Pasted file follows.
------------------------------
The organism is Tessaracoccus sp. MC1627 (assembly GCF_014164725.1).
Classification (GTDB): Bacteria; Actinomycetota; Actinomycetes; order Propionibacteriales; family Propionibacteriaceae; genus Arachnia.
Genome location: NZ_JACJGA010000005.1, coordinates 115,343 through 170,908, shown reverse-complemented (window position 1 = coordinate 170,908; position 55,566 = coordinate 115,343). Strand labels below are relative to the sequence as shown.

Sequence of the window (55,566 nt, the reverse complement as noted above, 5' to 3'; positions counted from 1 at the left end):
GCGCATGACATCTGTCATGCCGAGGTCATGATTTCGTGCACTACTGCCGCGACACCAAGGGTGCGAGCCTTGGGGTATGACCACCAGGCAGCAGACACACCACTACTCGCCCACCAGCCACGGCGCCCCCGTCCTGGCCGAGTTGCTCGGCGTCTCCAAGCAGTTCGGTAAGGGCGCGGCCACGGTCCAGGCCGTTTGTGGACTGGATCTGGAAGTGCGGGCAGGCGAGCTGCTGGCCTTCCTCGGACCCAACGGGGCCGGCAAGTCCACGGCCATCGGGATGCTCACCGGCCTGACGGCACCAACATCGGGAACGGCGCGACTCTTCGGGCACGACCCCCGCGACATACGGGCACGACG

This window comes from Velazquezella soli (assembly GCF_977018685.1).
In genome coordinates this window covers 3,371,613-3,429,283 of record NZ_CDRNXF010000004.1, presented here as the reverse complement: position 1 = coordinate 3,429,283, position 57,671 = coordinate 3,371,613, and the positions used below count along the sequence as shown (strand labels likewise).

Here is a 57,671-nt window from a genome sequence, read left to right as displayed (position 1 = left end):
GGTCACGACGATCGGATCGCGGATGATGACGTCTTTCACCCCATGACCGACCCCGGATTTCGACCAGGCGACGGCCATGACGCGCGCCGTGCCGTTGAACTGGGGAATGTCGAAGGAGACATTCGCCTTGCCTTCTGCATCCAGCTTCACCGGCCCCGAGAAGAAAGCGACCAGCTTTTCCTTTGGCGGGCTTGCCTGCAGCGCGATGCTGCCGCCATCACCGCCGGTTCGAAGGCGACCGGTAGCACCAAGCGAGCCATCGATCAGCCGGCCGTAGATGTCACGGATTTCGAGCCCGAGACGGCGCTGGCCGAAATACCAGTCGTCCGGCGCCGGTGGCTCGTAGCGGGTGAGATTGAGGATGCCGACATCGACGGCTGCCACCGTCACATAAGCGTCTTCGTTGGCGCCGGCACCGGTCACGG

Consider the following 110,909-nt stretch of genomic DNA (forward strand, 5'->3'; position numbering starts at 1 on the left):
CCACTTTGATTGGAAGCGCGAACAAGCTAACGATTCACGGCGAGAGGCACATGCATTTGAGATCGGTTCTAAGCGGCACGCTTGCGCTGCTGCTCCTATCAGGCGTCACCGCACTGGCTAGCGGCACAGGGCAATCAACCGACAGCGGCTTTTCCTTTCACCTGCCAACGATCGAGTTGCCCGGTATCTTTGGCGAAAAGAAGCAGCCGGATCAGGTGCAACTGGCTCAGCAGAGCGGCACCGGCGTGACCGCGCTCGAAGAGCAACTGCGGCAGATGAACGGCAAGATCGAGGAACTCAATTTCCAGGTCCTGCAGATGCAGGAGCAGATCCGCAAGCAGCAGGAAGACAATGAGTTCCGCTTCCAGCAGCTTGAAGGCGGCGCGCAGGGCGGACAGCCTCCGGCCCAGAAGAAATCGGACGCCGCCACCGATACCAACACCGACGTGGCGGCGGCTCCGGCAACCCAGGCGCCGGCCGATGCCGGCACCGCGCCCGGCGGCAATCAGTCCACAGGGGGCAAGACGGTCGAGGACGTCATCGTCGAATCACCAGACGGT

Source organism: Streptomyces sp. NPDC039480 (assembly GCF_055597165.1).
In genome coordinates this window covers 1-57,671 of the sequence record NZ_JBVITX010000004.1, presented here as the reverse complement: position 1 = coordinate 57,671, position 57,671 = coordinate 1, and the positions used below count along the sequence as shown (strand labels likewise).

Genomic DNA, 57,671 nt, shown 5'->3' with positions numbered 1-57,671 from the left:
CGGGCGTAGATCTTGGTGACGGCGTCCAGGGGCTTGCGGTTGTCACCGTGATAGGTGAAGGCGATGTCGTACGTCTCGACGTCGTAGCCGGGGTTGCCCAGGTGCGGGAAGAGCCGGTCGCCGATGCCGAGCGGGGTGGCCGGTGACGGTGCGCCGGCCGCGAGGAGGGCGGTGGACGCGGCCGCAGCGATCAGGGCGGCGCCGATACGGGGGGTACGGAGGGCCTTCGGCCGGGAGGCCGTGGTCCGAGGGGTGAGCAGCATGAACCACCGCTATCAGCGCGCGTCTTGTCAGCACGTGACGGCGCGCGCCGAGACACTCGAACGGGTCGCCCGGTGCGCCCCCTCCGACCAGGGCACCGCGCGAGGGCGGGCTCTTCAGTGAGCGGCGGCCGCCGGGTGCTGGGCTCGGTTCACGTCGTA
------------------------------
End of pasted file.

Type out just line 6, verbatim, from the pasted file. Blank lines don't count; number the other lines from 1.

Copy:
This window comes from Velazquezella soli (assembly GCF_977018685.1).